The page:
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This week’s front page editor

Constitutional conventions: best practice

Yemen: under fire, desperate for peace

Can the Yemen peace talks succeed? The dire humanitarian situation demands it but political factionalism and external interference may prove inordinate obstacles.

The Iraqi crisis: rethinking the narrative

An approach to Iraq focused on military intervention, with some humanitarian assistance, has defied the complexity of the domestic and regional kaleidoscope. No wonder it is failing.

Yemen: dialogue must replace war

The Saudi-led air strikes on Yemen have failed to stem the Houthi advance. Time for jaw-jaw, not war-war.

Buhari wins—but new president of Nigeria faces enormous challenge

After the Nigerian presidential election, the new government must address the social and economic policy vacuum Boko Haram has filled if the threat from the Islamists is to be tackled.

A perfect storm: Boko Haram, IS and the Nigerian election

Boko Haram’s alignment with Islamic State adds to mounting insecurity in Nigeria. A fortnight ahead of the already-deferred election, what does this mean for its democratic prospects?

The two big holes in the strategy against IS

The US-led campaign against Islamic State isn’t working. It won’t unless it addresses Shia sectarianism in Iraq and Assad’s atrocities in Syria.

Why the fight against Islamic State is not the success we're told it is

Is John Kerry right to be so gung-ho about military successes against Islamic State? Not reallyas the fundamental political challenges in Iraq and Syria remain unaddressed.

Fear, rumours and violence: Boko Haram’s asymmetrical warfare

While the global media were transfixed by the Islamist killings in Paris, Boko Haram was engaging in further massacres in north-east Nigeria and even over the border in Cameroon. How has its campaign escalated?

How states can constrain resort to political violence

Recognising there are political elements to any campaign of militant violence makes it less ‘terrifying’ for society and is crucial in developing measures to constrain it. 

Pakistan school attack: years of inaction led to this atrocity

The Peshawar atrocity did not come out of a clear blue skythe foreboding context an inert, corrupt state ambivalent towards violence, hardly functioning public institutions and unregulated madrasas.

The Nigerian state: no match for Boko Haram?

The latest Boko Haram atrocity in Nigeria will not be the last. The incapacity of the state and looming elections mean more violence can be expected.

A lasting presence for IS in Iraq and Syria: interview with Romain Caillet

On 29 June, after the spectacular takeover of Mosul and other Iraqi cities, the Islamic State (IS) declared a caliphate in Iraq and Syria. How can the sudden rise to power of IS be explained? What is the future of the caliphate, and of the region as a whole? Romain Caillet provides an assessment. Interview.

The Great War and Iraq: Britain’s poisonous legacy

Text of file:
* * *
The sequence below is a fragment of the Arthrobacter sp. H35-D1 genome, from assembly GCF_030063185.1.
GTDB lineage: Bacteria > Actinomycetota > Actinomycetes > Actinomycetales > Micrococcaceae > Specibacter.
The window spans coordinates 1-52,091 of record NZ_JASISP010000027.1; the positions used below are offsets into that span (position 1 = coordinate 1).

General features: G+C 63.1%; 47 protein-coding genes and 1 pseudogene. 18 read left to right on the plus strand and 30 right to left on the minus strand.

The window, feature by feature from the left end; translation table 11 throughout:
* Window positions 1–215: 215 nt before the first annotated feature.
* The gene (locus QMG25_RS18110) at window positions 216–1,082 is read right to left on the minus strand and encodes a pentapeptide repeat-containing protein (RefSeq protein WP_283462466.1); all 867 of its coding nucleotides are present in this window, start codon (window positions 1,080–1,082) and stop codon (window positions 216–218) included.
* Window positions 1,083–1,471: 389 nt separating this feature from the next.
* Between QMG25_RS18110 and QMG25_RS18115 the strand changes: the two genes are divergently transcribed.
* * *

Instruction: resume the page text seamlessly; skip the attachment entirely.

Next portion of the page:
The little-known involvement of British imperial forces in creating and controlling the state of Iraq in the wake of the first world war is a key source of the country's later disasters, says Ian Rutledge.

Pakistan: prospects poor for Taliban talks

The announcement of talks between Islamabad and representatives of the Pakistan Taliban surprised many. Few will however be surprised if they fail.

How was he to know? The cracking of the Ukraine regime

Ukraine’s parliament has abandoned the law to curb public protests only recently introduced and the prime minister has resigned. What lies behind these dramatic events?

Reflections on the resurgence of Naxalism

The Naxalite movement has seen a dramatic resurgence in popularity, particularly in the rural parts of India, as the economic reforms of the 1990s left parts of India by the wayside. The Indian federal goverment has two options, both weak.

Gene out of the bottle: an interview with Dr Gene Sharp, author of 'From Dictatorship to Democracy'

Last week openSecurity caught up with one of the chief proponents of political defiance, whose writings have been translated by activists the world over, to ask if non-violent tactics really yield concrete political victories in the face of violence.

Kashmir: from national to human security

It is about time that saner heads in the Indian national security establishment mull over the implications of the continuation of the Armed Forces Special Powers Act (AFSPA) in Kashmir, says Wajahat Qazi

Armed conflict, land grabs and big business: Colombia’s deadly pact

The recent assassination of Colombian marxist insurgent group leader Alfonso Cano has been hailed internationally as an advance towards peace, giving Colombia a boost down the path to becoming the latest emerging market of Latin America. A closer look at the history and nature of Colombia's nearly 50 year-long armed struggle, however, tells us otherwise.

The rapid evolution of Al-Shabab’s media and insurgent “journalism”

The evolution of Al-Shabab’s media arm provides a window into the group’s overall maturation as an insurgent movement that has endorsed key elements of Al-Qaeda Central’s ideology while still focusing primarily on waging a domestic insurgency inside Somalia.
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